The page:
Mohammad Rizwan was an electric presence behind the stumps for Pakistan, pulling off arguably the take of the summer when he caught Ben Stokes high to his left during the First Test at Old Trafford. He also averaged 40 with the bat, and was later confirmed as his country’s new captain.”

Dominic Sibley regularly provided the glue England needed at the top of their Test order, not least when he made 120 in more than nine hours to help square the series against West Indies. In a difficult summer for openers, he batted for at least two and a half hours on five occasions, making life easier for those who followed.”

“At 44, Darren Stevens is Wisden’s oldest Cricketer of the Year since Leicestershire’s Ewart Astill in 1933. His 29 Bob Willis Trophy wickets for Kent at an average of 15 confirmed his status as one of the domestic game’s most enduring heroes.”

The Five Cricketers of the Year are chosen by the editor of Wisden, and represent a tradition that dates back to 1889, making this the oldest individual award in cricket. Excellence in, or influence on, the previous English summer are the major criteria for inclusion as a Cricketer of the Year. No one can be chosen more than once.

The Leading Twenty20 Cricketer in the World

“Kieron Pollard took T20 hitting to new heights in 2020, launching 59 sixes in the format’s various competitions at a rate of one every 5.5 balls. His strike-rate of 199 rewrote the rules – and all the while he averaged 53. Unsurprisingly, his teams prospered: Trinbago Knight Riders won the Caribbean Premier League, and Mumbai Indians the IPL. He has now won a record 16 T20 titles.”

The Leading Woman Cricketer in the World

“Beth Mooney was the Player of the Tournament at the women’s T20 World Cup, clinching the award with 78 not out in 54 balls to help Australia see off India in front of more than 86,000 spectators at the MCG. She was also the leading run-scorer at the Women’s Big Bash League in 2020-21, with 551.”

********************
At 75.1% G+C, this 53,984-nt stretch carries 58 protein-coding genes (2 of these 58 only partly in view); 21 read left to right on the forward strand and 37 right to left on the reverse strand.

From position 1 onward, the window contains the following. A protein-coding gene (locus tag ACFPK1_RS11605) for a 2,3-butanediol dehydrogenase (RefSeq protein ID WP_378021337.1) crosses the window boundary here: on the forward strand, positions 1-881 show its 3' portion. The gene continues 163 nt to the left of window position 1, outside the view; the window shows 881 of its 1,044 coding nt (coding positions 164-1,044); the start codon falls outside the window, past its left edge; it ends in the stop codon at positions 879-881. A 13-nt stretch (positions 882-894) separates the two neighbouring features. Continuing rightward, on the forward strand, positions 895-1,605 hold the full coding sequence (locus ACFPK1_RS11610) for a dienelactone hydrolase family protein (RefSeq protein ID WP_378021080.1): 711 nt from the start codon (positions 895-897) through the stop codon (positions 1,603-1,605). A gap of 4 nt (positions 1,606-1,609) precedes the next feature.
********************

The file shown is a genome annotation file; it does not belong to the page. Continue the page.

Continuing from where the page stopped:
Other Wisden awards

Wisden Schools Cricketer of the Year: Although there is no Schools Cricketer of the Year for 2020, Wisden Cricketers’ Almanack 2021 contains a list of notional past winners backdated to 1900.

Wisden Book of the Year: This is Cricket by Daniel Melamud

Wisden’s Writing Competition: Philip Hardman


Front-of-book pieces

·         Duncan Hamilton considers the effect of coronavirus on cricket

·         In a year when racism was rarely out of the headlines, Ebony Rainford-Brent writes powerfully about the need for greater diversity in cricket

·         England spinner Jack Leach reflects on life in the England bubble

·         James Anderson salutes Stuart Broad, who reached 500 Test wickets last year

·         Tom Holland considers the sport’s uneasy relationship with slavery

·         Following the death of Everton Weekes, Sir Garry Sobers remembers the Three Ws

·         Jon Hotten explores the history of the bat

·         Patrick Kidd browses the war-time Wisdens, the last time cricket ground to a halt

·         Derek Pringle bids farewell to first-class university cricket


And finally, from the index of unusual occurrences


·         Belgian batsman tops global averages

·         Burglars stop play

·         Captain blames wedded bliss

·         Groundstaff use hairdryers

·         International team drop two catches off one ball

·         IPL cricketer scuppered by double first cousin

·         Monkey sends home World Cup batsman

·         Snake stops play

·         Test batsman gives himself out

·         World’s most famous cricketer mangled by President Trump

Wisden 2021 is made up of 1,248 pages and nine parts, including Comment and Review sections which are the longest in Almanack history. The obituaries alone run to 85 pages. It has 129 contributors. Also within its pages are reviews of books, podcasts, blogs, television, print and social media, technology and the weather, as well as articles on cricket and the environment, and cricket in the courts. 


The RRP of both the standard hardback and softcover editions of the 2021 Almanack is £55; the large format is priced at £75, and the leatherbound limited edition at £295. Wisden 2021 is also available as an abridged eBook, The Shorter Wisden, containing the best writing from the Almanack, at £15.00.